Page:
SOLAR: Analysts say most solar projects awaiting connection to the Western grid are hybrid installations paired with battery storage or wind facilities as California’s solar “duck curve” grows more pronounced. (Utility Dive)


  • California’s clean energy industry, unions and consumer advocates work together to reform the state’s community solar program to equitably expand renewable energy access. (Solar Power World)
  • A northern California county votes to delay its decision on a proposed 25 MW floating solar facility on a sanitation district’s ponds after some residents and labor groups oppose it. (Press Democrat)
  • An Arizona county’s leaders worry development facilitated by the federal Bureau of Land Management’s proposed Western solar plan could disrupt other public land uses such as grazing and recreation. (Today’s News-Herald, subscription) 
  • A small California city breaks ground on a 1 MW solar installation to power a wastewater treatment plant. (news release)

CLEAN ENERGY: A New Mexico nonprofit launches a climate investment bank designed to finance clean energy projects benefiting low-income, disadvantaged and tribal communities. (Albuquerque Journal)



  • Navajo Nation advocates welcome the U.S. EPA’s new rules requiring power plants to clean up coal ash and other solid combustion waste, saying they will help heal historic wounds inflicted by the industry. (Atmos)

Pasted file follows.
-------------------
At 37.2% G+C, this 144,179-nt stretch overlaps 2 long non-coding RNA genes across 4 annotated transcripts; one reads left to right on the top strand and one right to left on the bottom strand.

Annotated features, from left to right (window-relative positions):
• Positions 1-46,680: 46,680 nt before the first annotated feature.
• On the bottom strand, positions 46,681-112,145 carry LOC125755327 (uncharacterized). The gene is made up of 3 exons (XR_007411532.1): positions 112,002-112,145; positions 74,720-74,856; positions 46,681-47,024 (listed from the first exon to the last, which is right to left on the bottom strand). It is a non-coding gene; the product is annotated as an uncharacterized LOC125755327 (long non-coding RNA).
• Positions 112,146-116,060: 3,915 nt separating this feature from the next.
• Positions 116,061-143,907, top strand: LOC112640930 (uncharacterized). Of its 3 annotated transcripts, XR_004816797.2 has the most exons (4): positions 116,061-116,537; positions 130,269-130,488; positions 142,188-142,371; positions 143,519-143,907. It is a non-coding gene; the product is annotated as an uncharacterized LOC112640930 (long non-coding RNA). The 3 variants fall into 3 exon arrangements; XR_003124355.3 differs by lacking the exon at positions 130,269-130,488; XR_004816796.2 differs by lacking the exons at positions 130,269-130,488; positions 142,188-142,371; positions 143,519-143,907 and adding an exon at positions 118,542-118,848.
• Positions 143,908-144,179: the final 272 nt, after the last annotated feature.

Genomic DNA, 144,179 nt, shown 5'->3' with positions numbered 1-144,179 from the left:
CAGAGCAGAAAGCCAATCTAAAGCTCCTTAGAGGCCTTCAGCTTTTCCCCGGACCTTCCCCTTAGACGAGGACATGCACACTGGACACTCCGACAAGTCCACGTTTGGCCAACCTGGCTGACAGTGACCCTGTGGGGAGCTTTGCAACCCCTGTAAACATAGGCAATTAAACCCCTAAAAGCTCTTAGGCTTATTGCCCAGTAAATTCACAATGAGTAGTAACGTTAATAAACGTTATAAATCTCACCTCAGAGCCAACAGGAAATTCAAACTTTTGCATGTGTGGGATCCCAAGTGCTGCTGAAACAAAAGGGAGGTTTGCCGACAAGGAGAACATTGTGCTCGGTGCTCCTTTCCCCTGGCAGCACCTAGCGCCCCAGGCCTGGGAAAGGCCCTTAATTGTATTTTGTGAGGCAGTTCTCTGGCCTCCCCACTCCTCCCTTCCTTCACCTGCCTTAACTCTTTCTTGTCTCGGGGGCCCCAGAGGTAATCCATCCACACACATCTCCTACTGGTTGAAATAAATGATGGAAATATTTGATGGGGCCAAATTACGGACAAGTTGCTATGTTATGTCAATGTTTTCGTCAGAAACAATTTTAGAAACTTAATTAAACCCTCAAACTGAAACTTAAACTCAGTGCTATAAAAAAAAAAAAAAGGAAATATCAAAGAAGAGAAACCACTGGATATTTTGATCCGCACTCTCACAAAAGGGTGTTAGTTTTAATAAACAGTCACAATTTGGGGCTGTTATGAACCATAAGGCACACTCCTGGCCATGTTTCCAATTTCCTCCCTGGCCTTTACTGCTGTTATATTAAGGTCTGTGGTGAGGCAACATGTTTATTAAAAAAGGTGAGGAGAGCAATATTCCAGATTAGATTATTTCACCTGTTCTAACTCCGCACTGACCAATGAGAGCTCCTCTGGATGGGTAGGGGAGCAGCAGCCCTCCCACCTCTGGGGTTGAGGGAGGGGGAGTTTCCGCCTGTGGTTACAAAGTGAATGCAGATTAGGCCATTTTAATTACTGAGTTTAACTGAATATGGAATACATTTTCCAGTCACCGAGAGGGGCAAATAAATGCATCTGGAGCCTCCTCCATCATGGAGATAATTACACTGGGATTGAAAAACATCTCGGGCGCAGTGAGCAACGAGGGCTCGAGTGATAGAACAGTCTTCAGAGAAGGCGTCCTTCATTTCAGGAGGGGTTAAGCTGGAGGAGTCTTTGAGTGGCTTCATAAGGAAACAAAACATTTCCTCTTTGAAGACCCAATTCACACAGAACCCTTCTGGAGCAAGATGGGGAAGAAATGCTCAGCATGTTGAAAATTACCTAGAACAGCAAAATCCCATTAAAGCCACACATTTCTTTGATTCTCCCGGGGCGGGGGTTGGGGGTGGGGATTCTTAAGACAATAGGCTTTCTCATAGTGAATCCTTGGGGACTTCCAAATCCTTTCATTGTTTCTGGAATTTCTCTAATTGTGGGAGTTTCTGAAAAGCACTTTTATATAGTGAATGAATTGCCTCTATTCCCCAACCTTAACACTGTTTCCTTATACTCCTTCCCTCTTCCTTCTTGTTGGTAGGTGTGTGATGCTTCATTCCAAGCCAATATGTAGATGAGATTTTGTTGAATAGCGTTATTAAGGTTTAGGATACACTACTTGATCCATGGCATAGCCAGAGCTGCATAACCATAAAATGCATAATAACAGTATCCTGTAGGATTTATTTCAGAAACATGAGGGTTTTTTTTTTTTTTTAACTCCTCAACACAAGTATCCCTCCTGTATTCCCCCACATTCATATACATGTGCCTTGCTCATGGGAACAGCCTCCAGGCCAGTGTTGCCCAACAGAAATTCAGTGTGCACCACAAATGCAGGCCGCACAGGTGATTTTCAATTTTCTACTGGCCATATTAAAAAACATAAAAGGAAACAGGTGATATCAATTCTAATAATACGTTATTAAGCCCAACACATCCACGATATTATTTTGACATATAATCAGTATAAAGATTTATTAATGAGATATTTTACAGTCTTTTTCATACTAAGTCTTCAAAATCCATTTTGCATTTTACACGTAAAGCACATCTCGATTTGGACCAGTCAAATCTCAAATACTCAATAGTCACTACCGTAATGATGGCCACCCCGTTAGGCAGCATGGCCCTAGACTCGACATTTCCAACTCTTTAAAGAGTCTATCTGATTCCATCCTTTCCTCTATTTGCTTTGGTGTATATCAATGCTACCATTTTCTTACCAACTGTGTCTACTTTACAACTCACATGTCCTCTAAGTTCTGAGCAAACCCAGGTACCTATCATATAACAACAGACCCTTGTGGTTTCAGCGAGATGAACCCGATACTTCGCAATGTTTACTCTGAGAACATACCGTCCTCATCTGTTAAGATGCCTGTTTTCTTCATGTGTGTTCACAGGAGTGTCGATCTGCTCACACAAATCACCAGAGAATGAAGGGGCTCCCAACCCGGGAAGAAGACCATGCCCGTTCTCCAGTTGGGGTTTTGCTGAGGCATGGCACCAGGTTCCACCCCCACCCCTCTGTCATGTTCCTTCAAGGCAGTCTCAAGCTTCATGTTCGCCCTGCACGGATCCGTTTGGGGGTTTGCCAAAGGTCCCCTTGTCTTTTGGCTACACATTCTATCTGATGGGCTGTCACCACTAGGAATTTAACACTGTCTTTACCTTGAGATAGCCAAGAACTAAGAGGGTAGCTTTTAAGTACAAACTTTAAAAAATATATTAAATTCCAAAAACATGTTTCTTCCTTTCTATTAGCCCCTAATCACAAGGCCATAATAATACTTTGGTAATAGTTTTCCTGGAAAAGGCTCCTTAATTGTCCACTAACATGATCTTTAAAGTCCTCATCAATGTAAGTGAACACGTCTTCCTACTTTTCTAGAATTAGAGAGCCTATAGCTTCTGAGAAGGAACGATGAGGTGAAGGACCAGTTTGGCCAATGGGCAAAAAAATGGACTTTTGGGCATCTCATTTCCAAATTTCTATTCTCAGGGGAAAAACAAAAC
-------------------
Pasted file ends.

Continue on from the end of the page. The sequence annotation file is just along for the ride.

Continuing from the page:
• Wyoming lawmakers consider following Utah’s model of declaring energy independence and acquiring coal and natural gas plants in an effort to keep them operating in defiance of Biden administration rules. (Cowboy State Daily)


CRITICAL MATERIALS: Utah researchers find elevated recoverable concentrations of rare earth elements in active coal mines in Colorado and Utah. (news release)

GRID: California’s grid operator proposes raising the soft limit on power providers’ energy bids to better account for costs. (RTO Insider, subscription)

HYDROPOWER: Northwest tribal nations and federal agencies move forward on a plan aimed at restoring salmon runs decimated by hydropower dams on the Columbia River and its tributaries. (Idaho Capital Sun)

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Jonathan hails from southwestern Colorado and has been writing about the land, cultures, and communities of the Western United States for more than two decades. He compiles the Western Energy News digest. He is the author of three books, a contributing editor at High Country News, and the editor of the Land Desk, an e-newsletter that provides coverage and context on issues critical to the West.